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LifeSport’s late season, low maintenance workouts

2016 Ironman World Championship

— By LifeSport coach Lucy Smith

You can feel the season winding down; your Sunday bike group has dwindled over the past few weekends and sometimes only two people are in your lane at swim practice because people have finished racing for the year. You feel like you could get burned out if you keep up the training schedule too much longer, but there’s another race in you yet and you’re not quite ready to call it a day.

The end of season is an interesting time for athletes, especially if there isn’t a big race that you plan on ending your year with. It’s easy to just keep finding more races to do, and if you switch to running races then you can easily race right through until Christmas. While a true zest for racing is to be admired, racing aimlessly without a planned break is not conducive to a progressive increase in performance.

So looking ahead into the fall, pick a last few races in which to test yourself and then try to find a logical point at which to call it a season, and to take a much needed break. Plan your remaining training and be smart in order to prevent injury and overdoing it this late in the year. The foundation for the year has already been set, so volume isn’t a priority at this point, and you have probably peaked as far as your race fitness is concerned. Right now you want to maintain what you have without spending excess energy or putting yourself into the burn out path. Sessions should be shorter and fun, varied, and with just enough speed and intensity to maintain the superior fitness you earned this summer.

Tip: You can’t race a half distance on fumes so if you aren’t interested in really training seriously anymore choose shorter duathlons and triathlons.


If you can get out of the pool and swim open water, go for this variety-pack time efficient session.

Warm up with 15 minutes of easy swimming, adding in 4 x 50 m  strokes of drill near the end. Then 4 x 50 m strokes race start pace with 25 m easy strokes between each one. At that point, if there is a beach, get out of the water, draw a line in the sand about 10m from the water and practice four run in starts, with high knees over the shallows and then diving into 100 strokes of tempo swimming. Easy swim back to the beach. Sight 4 to 6 times each interval. (If there is no beach, practice dives starts or deep water starts). Do 15 minutes more swimming, with 7 to 10 minutes steady state swimming. Total time: 45 to 50 minutes. What it does: maintains race pace turnover and fitness, starting skills, start speed, and sighting skills.

Pool option: variable speed Fartlek. You won’t need to write your workout down for this one and it has a continuous flow to it, making it easy on the brain. Warm up 200m easy with drill, then do this continuous pyramid workout:

25 m  fast/25 m ez/50 m fast/50 m easy/75 m fast/75 m ez/100 m fast/100 m ez/200 m fast/200 m ez/ 100 m  fast/100 m easy/75 m  fast/75 m easy/50 m fast/50 m  easy/25 m fast/25 m easy. Finish with 200 m loose. (Total 1,800m).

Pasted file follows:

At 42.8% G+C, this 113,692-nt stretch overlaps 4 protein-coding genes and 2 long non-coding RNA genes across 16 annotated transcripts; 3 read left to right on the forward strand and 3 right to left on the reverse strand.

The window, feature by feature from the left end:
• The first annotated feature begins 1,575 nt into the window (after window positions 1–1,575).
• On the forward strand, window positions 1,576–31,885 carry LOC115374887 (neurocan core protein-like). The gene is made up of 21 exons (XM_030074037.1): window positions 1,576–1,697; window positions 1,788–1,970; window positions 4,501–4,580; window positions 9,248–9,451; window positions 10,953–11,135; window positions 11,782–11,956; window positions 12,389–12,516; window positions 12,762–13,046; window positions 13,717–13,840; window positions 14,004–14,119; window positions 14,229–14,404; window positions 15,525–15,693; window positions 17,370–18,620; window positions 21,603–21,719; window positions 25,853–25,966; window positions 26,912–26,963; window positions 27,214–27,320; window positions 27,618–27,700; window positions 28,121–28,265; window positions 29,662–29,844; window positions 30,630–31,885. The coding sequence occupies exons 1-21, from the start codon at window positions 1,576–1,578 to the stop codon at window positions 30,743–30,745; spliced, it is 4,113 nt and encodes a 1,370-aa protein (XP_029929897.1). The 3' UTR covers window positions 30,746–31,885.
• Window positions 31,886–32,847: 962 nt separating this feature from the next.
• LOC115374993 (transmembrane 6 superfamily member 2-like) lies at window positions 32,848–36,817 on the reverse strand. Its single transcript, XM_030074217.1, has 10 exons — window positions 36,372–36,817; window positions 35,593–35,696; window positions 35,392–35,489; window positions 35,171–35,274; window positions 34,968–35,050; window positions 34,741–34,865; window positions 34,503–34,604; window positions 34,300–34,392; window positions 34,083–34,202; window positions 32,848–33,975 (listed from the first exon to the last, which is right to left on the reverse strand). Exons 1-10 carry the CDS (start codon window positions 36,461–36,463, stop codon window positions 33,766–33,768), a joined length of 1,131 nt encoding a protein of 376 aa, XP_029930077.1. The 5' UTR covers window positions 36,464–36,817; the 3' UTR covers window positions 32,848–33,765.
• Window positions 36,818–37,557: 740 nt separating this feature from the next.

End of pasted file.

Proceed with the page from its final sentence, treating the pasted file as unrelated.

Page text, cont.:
What it does: This workout maintains race pace turnover and fitness, keeps you in touch with changing speeds, for surging to catch feet in races, and you can practice sighting as well.


For a quick and dirty wind trainer session do this fartlek.

Warm up for 15 min in easy gear, gradually increasing tension over last 7 min to get your heart rate up. Perform 8 x 1:00 w/1:00 high cadence spinning where you get cadence over 120 (as long as you are efficient and holding form. If this causes you to bounce in the saddle find the highest cadence possible while maintaining a still back and pelvis). Fartlek: 6-6-4-2 w/2min spin between intervals concentrating on holding race cadence and power. Perform random ten second standing sprint surges during intervals. Try to look ahead like you are racing, instead on down at your flying knees. Cool down 10 min. Total Time: 50 to 60 min. What it does: riding stationary forces you to focus only on efficiency and spinning skill, gives you a controlled environment for maximum opportunity to maintain threshold fitness and power in a time efficient workout.


Here are two 30 to 45 min time efficient sessions that will keep you in touch with your speed and threshold fitness respectively.

1.    Maintain form and speed session: Warm up 15 min, increasing to steady state pace in last 5 min of warm-up. Go into fartlek 8 to 12 x 1 min w/1 min rest at your 5 km race pace. The faster running should be dynamic and smooth. Think about your form: strong arm swing, high knees, and a strong core to keep good posture. Relaxed face and shoulders. Cool down with 15 minutes of easy running.

2.    Threshold revisit. YES, you can have it all in a 40 min run! Warm up with 10 min easy running, moving into steady state for the last 5 min. 2 min ez running, then 4 x 3 min w/1 min recovery, working off your 10 km pace. For fun and to practice shifting pace to respond to race surges, throw in one or two twenty second pick-ups in intervals. Cool down 10 min.

Late in the season, you want to be specific and smart, maximizing what you have gained this year, and minimizing stress to the body and mind. Keeping your workouts focussed should accomplish this goal. Use your remaining races to wrap up your season in a productive way!